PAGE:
Searching over 5,500,000 cases.


searching
Buy This Entire Record For $7.95

Official citation and/or docket number and footnotes (if any) for this case available with purchase.

Learn more about what you receive with purchase of this case.

MacEk v. Colvin

United States District Court, N.D. Indiana, Hammond Division

February 26, 2014

MARK G. MACEK, Plaintiff,
v.
CAROLYN W. COLVIN, Acting Commissioner of the Social Security Administration, Defendant.

OPINION AND ORDER

ANDREW P. RODOVICH, Magistrate Judge.

This matter is before the court on the Plaintiff's Motion for Attorney's Fees Under the Equal Access to Justice Act [DE 26] filed on December 20, 2013. For the following reasons, the motion is DENIED.

Background

The plaintiff, Mark G. Macek, filed for Disability Insurance Benefits on July 24, 2009, alleging a disability onset date of November 3, 2008. His claim initially was denied on December 4, 2009, and again denied upon reconsideration. Macek requested a hearing before an Administrative Law Judge ("ALJ"), and a hearing was held before ALJ Kathleen Mucerino. The ALJ issued a decision denying benefits, and that decision was upheld by the Appeals Council. Macek filed his complaint with this court on May 16, 2012. On September 27, 2013, the court remanded the decision for further proceedings.

In the Opinion and Order, the court explained that the ALJ relied on state agency reviewing physician, Dr.Magnus', report when she determined that Macek had moderate limitations in concentration, persistence, or pace, and that Macek could perform one or two step routine tasks. Dr. Magnus also concluded that Macek had a moderate limitation in completing a normal workday or workweek without psychological interruptions. However, the ALJ did not adopt this limitation or explain why she rejected it.

The court also remanded Macek's claim because the ALJ limited Macek to one- to twostep tasks, but the VE identified jobs with a Level 2 reasoning. The Dictionary of Occupational Titles defined level one jobs as involving one- to two- step tasks, so the court determined that the Level 2 jobs the VE identified conflicted with the ALJ's RFC finding.

The ALJ also rejected the opinion of Macek's treating psychiatrist in part because it was not well supported. The ALJ noted on multiple occasions that Dr. Ghandi did not provide his treatment notes. The court determined that the ALJ could not accurately determine whether Dr. Ghandi's opinion was supported without consideration of his treatment notes, and that the ALJ should have requested the information.

The court concluded that the ALJ's overall decision was well-supported and explained, but remanded for the reasons explained above. Macek now moves for attorney's fees. The Commissioner objects, arguing that her position was substantially justified.

Discussion

The EAJA allows a prevailing plaintiff to recoup reasonable attorney fees incurred in litigation against the Commissioner of Social Security "unless the court finds that the position of the United States was substantially justified or that special circumstances make an award unjust." 28 U.S.C. § 2412(d)(1)(A ); see also Commissioner, I.N.S. v. Jean, 496 U.S. 154, 154, 110 S.Ct. 2316, 110 L.Ed.2d 134 (1990 ); Golembiewski v. Barnhart, 382 F.3d 721, 723-34 (7th Cir. 2004). A fee application must be filed within thirty days of a court's final judgment and must satisfy the following requirements: (1) a showing that the applicant is a "prevailing party;" (2) a showing that the application is "eligible to receive an award;" (3) a showing of "the amount sought, including an itemized statement from any attorney or expert witness representing or appearing in[sic] behalf of the party stating the actual time expended and the rate at which fees and other expenses were computed;" and (4) an "alleg[ation] that the position of the United States was not substantially justified." 28 U.S.C. § 2412(d)(1)(B); see also Scarborough v. Principi, 541 U.S. 401, 405, 124 S.Ct. 1856, 158 L.Ed.2d 674 (2004); United States v. Hallmark Constr. Co., 200 F.3d 1076, 1078-79 (7th Cir. 2000) (setting forth the elements of § 2412(d)(1)(A) & (B))).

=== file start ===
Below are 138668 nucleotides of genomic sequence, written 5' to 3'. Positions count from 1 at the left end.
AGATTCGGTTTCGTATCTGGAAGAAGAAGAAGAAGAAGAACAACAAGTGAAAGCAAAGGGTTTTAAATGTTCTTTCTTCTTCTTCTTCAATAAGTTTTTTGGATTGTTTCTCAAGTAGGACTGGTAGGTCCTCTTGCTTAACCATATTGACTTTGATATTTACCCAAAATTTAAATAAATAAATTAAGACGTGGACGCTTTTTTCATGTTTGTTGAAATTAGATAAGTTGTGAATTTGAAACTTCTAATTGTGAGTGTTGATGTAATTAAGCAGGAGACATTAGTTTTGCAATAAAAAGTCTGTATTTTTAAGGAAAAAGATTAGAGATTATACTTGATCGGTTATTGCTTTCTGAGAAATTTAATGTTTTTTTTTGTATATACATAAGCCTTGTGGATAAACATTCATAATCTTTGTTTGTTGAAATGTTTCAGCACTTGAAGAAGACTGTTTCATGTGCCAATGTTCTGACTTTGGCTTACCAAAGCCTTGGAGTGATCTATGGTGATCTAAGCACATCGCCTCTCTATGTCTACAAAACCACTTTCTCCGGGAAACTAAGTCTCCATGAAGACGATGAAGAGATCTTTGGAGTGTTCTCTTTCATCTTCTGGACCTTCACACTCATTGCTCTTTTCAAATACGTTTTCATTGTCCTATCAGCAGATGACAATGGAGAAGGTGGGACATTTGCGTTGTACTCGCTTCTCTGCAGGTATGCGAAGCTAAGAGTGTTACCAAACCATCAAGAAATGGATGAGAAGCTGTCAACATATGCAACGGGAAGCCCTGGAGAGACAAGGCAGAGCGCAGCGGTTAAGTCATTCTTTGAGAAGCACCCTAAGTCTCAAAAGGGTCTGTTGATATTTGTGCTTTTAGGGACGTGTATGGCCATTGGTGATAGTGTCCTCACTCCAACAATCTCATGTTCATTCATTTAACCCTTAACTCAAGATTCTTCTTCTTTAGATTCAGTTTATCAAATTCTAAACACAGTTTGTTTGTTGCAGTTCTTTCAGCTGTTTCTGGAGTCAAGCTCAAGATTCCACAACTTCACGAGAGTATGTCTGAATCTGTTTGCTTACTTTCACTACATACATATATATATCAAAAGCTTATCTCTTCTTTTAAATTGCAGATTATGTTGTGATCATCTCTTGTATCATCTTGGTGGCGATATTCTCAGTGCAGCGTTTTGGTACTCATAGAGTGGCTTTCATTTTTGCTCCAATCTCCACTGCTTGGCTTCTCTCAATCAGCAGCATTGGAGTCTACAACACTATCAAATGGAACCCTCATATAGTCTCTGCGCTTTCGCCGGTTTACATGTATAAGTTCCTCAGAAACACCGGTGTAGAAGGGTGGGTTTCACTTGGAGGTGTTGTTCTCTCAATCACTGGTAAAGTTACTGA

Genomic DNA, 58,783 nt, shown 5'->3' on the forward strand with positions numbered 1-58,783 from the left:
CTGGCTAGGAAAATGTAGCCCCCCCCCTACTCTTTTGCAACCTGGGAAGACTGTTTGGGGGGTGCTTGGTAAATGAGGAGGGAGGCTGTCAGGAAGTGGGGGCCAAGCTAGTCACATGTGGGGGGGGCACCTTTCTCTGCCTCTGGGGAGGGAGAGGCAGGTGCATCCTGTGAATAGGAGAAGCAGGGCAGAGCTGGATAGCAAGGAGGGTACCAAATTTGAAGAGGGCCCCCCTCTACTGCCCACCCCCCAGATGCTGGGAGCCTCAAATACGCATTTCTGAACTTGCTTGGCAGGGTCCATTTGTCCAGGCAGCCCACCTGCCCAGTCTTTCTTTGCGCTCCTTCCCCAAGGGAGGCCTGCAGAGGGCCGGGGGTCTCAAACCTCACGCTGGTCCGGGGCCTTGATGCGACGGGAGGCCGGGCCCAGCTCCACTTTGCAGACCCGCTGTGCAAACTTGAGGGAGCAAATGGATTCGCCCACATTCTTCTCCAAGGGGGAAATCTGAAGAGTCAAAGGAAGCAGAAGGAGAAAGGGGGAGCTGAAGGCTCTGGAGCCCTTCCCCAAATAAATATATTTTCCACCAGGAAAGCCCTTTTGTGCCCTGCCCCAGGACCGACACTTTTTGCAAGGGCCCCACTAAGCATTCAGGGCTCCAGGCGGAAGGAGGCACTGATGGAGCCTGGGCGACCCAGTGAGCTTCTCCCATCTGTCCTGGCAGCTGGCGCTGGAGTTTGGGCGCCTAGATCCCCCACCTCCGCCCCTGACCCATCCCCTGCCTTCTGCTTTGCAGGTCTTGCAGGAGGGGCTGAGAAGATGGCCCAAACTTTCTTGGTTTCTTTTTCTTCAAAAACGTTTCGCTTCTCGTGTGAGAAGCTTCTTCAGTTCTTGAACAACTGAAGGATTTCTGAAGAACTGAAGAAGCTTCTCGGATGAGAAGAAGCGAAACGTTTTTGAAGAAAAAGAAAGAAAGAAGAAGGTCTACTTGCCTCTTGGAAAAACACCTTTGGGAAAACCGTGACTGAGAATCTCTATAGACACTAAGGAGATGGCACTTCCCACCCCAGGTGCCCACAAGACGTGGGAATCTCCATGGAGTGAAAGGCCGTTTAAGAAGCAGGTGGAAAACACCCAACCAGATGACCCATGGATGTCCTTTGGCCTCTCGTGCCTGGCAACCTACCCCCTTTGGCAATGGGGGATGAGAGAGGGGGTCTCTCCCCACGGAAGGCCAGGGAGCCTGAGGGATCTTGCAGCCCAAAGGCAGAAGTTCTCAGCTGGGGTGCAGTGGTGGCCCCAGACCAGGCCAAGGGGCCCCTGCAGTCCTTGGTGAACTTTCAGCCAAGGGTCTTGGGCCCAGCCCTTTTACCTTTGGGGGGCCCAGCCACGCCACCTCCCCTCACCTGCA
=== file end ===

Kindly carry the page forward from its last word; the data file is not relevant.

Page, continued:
Considering whether the Commissioner was substantially justified, the court is to analyze the "position of the United States, " which refers to the conduct of the Commissioner throughout the civil action, including pre-litigation conduct. 28 U.S.C. § 2412(d)(2)(D); Golembiewski, 382 F.3d at 724; Marcus v. Shalala, 17 F.3d 1033, 1036 (7th Cir. 1994). The trial court must consider whether the Commissioner's pre- and post-litigation "position was grounded in: (1) a reasonable basis in truth for the facts alleged; (2) a reasonable basis in law for the theory propounded; and (3) a reasonable connection between the facts alleged and the legal theory advanced." Golembiewski, 382 F.3d at 724 (citing Hallmark Constr., 200 F.3d at 1080). A court should evaluate the factual and legal support for the Commissioner's position throughout the entire proceeding. See Hallmark Constr., 200 F.3d at 1080. A court need only make one determination regarding the Commissioner's conduct during the entire civil action. Jean, 496 U.S. at 159, 110 S.Ct. at 2319; Jackson v. Chater, 94 F.3d 274, 278 (7th Cir. 1996). "[F]ees may be awarded in cases where the government's prelitigation conduct was not substantially justified even though its litigation position may have been substantially justified and vice versa." Marcus, 17 F.3d at 1036. The court must undertake a global analysis of the government's position because whether that position was substantially justified will rarely be decided by a single issue. See Hallmark Constr., 200 F.3d at 1080.

Although the EAJA does not define "substantial justification, " the Supreme Court has defined the term to mean "justified to a degree that could satisfy a reasonable person." Pierce v. Underwood, 487 U.S. 552, 565, 108 S.Ct. 2541, 101 L.Ed.2d 490 (1988); see also Golembiewski, 382 F.3d at 724. Expanding on this definition, the Seventh Circuit has explained, "Substantially justified' does not mean justified to a high degree, ' but rather has been said to be satisfied if there is a genuine dispute, ' or if reasonable people could differ as to the appropriateness of the contested action." Stein v. Sullivan, 966 F.2d 317, 320 (7th Cir. 1992) (citing Pierce, 487 U.S. at 565, 108 S.Ct. at 2550); Church v. Astrue, 496 F.Supp.2d 964, 966 (N.D. Ind. 2007) ("[I]f an agency had a rational ground for thinking it had a rational ground for its action, " the Commissioner's position is substantially justified.'" (citing Kolman v. Shalala, 39 F.3d 173, 177 (7th Cir. 1994)). When conducting this analysis, the court should consider whether the ALJ's decision was supported by evidence of record and whether the Commissioner's position was supported by applicable law. Church, 496 F.Supp.2d at 966 (citing Cunningham v. Barnhart, 440 F.3d 862, 863 (7th Cir. 2006); Kolman v. Shalala, 39 F.3d 173, 177 (7th Cir. 1994)). The substantial justification standard is different than the substantial evidence standard, which is used to evaluate the merits of a claimant's request for remand. See Pierce, 487 U.S. at 568-69, 108 S.Ct. at 2552. Thus, a loss on the merits does not automatically constitute a lack of substantial justification. See Pierce, 487 U.S. at 569, 108 S.Ct. at 2252. The Commissioner bears the burden of proof in showing that the government's litigation position was substantially justified. See Pierce, 487 U.S. at 565, 108 S.Ct. at 2561; Golembiewski, 382 F.3d at 724.